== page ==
This true of most of Asia, and again it is in response to the horrific death and injury toll, not at the behest of the mighty Automobile lobby! Interestingly, AOSIS, (the Alliance of Small Island States) recently addressed the growing burden to health-care budgets created by the treatment of exhaust burns, from the growing use of small mopeds, etc in preference to traditional bicycles.
For all the indignation expressed, I have yet to hear from anyone concerning two-wheeled safety issues? Except for a desperate attempt to somehow prove that cars are dangerous also! Yes, of course many drivers misbehave, but that's also my point. Bike safety technology, must also improve. Just as automobile safety can't simply be trusted to driver competence, neither can two-wheeled safety.
"I have yet to hear from anyone concerning two-wheeled safety issues?"
It's probably because we aren't as concerned about this issue as you are. I am quite sure there will continue to be gradual safety improvements. As I have stated, most of my concerns are addressed by low urban speed limits and enforcement. In my city, these things are being more vigorously pursued every year.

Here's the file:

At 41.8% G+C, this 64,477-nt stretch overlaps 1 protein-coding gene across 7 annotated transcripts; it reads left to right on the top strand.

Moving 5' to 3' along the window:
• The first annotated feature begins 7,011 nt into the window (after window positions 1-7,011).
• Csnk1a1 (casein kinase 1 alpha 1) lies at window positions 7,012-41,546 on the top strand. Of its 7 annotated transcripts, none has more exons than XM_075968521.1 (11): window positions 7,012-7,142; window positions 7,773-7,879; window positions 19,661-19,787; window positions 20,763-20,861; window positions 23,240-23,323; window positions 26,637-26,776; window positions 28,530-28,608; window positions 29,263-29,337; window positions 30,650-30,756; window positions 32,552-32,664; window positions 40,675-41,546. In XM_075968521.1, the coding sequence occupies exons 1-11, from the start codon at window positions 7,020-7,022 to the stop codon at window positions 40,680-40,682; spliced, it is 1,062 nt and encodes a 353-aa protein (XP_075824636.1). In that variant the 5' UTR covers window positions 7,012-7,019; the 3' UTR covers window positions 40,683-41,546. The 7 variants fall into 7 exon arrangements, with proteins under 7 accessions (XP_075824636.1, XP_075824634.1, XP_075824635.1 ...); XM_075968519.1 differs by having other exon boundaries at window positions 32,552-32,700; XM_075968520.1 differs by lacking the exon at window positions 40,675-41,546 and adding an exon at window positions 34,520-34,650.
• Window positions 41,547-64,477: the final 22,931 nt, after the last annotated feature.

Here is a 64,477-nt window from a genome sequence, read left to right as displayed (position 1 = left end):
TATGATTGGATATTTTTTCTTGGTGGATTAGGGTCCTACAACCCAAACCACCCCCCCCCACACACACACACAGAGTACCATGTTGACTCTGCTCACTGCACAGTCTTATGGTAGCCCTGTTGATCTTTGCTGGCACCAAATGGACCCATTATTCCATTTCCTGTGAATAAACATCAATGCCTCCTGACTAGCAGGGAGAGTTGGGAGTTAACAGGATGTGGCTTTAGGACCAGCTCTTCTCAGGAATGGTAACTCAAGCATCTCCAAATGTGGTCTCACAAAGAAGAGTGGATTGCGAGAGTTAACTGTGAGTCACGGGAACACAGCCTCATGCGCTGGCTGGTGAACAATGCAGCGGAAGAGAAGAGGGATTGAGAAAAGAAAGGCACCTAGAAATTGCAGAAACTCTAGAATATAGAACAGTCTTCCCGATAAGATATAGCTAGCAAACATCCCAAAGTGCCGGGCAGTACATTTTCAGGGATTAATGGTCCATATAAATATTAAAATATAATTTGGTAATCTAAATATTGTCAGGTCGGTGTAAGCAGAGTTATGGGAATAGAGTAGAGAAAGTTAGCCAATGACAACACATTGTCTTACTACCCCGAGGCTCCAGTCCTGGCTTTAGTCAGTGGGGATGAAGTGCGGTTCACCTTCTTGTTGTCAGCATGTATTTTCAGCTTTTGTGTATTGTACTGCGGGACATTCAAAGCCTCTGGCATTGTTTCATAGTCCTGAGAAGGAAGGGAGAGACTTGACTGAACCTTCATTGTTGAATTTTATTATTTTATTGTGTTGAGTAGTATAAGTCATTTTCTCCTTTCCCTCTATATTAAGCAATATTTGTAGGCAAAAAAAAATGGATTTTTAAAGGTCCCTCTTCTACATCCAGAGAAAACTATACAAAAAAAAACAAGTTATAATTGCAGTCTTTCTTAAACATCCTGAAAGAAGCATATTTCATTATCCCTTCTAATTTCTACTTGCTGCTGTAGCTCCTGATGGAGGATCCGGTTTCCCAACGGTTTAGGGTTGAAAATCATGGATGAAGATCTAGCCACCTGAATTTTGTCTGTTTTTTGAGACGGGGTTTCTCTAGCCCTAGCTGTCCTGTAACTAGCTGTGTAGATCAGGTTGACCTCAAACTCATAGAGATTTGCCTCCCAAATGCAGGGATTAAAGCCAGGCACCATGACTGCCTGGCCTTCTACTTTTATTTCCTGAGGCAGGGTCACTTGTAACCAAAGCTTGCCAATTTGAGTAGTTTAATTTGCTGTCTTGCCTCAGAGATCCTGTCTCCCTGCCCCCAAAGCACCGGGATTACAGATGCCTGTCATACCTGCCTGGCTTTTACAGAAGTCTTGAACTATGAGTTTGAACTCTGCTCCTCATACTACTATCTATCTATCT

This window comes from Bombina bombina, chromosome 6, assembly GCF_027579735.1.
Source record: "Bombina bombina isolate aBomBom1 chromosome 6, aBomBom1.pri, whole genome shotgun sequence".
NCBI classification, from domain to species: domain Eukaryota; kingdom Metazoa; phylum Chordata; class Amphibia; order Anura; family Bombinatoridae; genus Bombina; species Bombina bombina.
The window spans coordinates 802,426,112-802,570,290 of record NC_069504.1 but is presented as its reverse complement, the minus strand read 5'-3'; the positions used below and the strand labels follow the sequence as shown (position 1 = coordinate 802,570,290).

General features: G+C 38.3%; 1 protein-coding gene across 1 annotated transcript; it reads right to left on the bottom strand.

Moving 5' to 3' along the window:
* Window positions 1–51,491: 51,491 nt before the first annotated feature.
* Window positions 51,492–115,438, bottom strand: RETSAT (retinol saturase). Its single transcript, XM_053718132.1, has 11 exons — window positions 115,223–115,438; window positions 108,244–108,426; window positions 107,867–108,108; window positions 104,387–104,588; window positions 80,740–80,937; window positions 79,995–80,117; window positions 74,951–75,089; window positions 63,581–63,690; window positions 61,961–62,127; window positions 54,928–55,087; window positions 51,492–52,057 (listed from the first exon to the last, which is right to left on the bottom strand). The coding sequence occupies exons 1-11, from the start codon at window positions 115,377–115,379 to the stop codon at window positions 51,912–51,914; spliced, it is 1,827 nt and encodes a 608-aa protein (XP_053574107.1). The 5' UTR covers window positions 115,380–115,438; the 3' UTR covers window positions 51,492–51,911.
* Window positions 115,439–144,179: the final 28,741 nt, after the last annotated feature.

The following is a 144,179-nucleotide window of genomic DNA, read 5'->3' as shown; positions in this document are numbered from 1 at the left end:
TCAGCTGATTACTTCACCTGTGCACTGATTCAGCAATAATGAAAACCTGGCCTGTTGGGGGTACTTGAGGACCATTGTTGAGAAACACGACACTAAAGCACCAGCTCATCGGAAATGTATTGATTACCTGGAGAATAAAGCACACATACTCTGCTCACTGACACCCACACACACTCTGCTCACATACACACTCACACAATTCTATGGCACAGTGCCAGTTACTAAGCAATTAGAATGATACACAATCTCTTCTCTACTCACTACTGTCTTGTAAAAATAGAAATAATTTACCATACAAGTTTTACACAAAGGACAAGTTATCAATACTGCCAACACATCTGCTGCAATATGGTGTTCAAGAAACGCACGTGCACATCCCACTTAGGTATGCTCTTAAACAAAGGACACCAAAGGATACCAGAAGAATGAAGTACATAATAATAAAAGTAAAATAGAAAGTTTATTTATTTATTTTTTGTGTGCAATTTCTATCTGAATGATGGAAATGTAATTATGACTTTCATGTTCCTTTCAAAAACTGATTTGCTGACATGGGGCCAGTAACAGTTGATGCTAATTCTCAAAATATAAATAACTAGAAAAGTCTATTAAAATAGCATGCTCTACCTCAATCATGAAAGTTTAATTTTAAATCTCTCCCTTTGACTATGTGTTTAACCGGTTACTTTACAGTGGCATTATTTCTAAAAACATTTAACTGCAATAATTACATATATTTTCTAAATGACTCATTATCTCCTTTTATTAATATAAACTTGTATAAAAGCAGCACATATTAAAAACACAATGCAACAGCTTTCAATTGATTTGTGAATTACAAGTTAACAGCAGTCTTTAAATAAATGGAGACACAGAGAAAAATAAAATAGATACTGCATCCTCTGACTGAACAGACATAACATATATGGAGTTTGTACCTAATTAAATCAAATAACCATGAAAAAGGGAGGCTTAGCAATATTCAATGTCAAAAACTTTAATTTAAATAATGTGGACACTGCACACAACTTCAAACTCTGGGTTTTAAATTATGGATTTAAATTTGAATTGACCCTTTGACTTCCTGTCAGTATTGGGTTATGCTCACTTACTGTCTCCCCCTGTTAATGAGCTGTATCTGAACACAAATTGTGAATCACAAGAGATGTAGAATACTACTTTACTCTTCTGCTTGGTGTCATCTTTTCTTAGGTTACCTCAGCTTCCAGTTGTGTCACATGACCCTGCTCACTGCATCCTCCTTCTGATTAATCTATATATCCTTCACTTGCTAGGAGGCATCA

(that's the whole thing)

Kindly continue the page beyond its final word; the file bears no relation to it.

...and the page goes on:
Honestly, this is a little bit like arguing with Chicken Little. You believe the sky is falling. Many of us ride every day and don't share your beliefs or degree of alarm.
I am quite sure that you don't have any regulatory, judical or legislative power over the electric scooters in my country, so what you think really doesn't matter at all.
Well now, I'm not sure which country you hail from, but it doesn't sound exactly like a democracy if you can so arrogantly and contemptuously dismiss the legitimate concerns of your fellow citizens! I am exceedingly impressed that you possess (in contrast to my 2nd class status), such regulatory, judicial or legislative powers yourself!!!
Your attitude is exactly the same as the opponents of introduction of Safety Helmets, Seat Belts, and,oh yeah, the breathalyser. I would suggest you visit, and spend some time in the road trauma ward of your local hospital, maybe then your attitude would be a little less dismissive.
I am not dismissing the legitimate concerns of my fellow citizens. I am dismissing the ravings of some guy on the internet in a county on the other side of the world.
I don't need to go to the trauma ward of the local hospital. I have already looked at insurance and accident statistics.
My electric scooter is not nearly as dangerous as you want us to believe. The data you have presented is far from complete or accurate. It's like your inaccurate statment that vehicles are required to have "tens of thousands of dollars worth of safety enhancing equipment." It's like your notion that 50 km/h is a low speed when it's the really the legislated maximum for urban travel in much of the world
We could go over the statistics and I could try to educate you on the finer points of the data and some new concepts, but I think you would still cling to your beliefs. So there really isn't much of a point.